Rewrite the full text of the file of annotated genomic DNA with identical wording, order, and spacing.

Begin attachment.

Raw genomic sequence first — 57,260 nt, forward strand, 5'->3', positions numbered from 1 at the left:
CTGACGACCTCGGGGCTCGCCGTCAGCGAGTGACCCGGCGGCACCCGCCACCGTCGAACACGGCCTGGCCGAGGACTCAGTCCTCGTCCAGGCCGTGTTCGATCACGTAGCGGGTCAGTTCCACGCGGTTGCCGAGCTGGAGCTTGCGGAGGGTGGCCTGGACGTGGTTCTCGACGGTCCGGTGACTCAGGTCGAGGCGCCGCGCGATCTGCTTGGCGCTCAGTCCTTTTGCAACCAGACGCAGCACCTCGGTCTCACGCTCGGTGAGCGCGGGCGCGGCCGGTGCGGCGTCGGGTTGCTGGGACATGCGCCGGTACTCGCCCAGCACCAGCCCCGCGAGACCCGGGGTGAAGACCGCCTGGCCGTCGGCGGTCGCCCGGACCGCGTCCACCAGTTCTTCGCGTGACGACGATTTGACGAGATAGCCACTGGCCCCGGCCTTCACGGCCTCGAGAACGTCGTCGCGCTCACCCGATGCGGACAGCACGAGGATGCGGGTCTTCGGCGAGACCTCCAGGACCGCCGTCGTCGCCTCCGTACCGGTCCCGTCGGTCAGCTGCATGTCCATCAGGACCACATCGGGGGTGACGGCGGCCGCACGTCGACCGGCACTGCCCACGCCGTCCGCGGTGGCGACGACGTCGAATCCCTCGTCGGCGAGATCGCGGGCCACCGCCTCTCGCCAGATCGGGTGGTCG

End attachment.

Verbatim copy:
Raw genomic sequence first — 57,260 nt, forward strand, 5'->3', positions numbered from 1 at the left:
CTGACGACCTCGGGGCTCGCCGTCAGCGAGTGACCCGGCGGCACCCGCCACCGTCGAACACGGCCTGGCCGAGGACTCAGTCCTCGTCCAGGCCGTGTTCGATCACGTAGCGGGTCAGTTCCACGCGGTTGCCGAGCTGGAGCTTGCGGAGGGTGGCCTGGACGTGGTTCTCGACGGTCCGGTGACTCAGGTCGAGGCGCCGCGCGATCTGCTTGGCGCTCAGTCCTTTTGCAACCAGACGCAGCACCTCGGTCTCACGCTCGGTGAGCGCGGGCGCGGCCGGTGCGGCGTCGGGTTGCTGGGACATGCGCCGGTACTCGCCCAGCACCAGCCCCGCGAGACCCGGGGTGAAGACCGCCTGGCCGTCGGCGGTCGCCCGGACCGCGTCCACCAGTTCTTCGCGTGACGACGATTTGACGAGATAGCCACTGGCCCCGGCCTTCACGGCCTCGAGAACGTCGTCGCGCTCACCCGATGCGGACAGCACGAGGATGCGGGTCTTCGGCGAGACCTCCAGGACCGCCGTCGTCGCCTCCGTACCGGTCCCGTCGGTCAGCTGCATGTCCATCAGGACCACATCGGGGGTGACGGCGGCCGCACGTCGACCGGCACTGCCCACGCCGTCCGCGGTGGCGACGACGTCGAATCCCTCGTCGGCGAGATCGCGGGCCACCGCCTCTCGCCAGATCGGGTGGTCG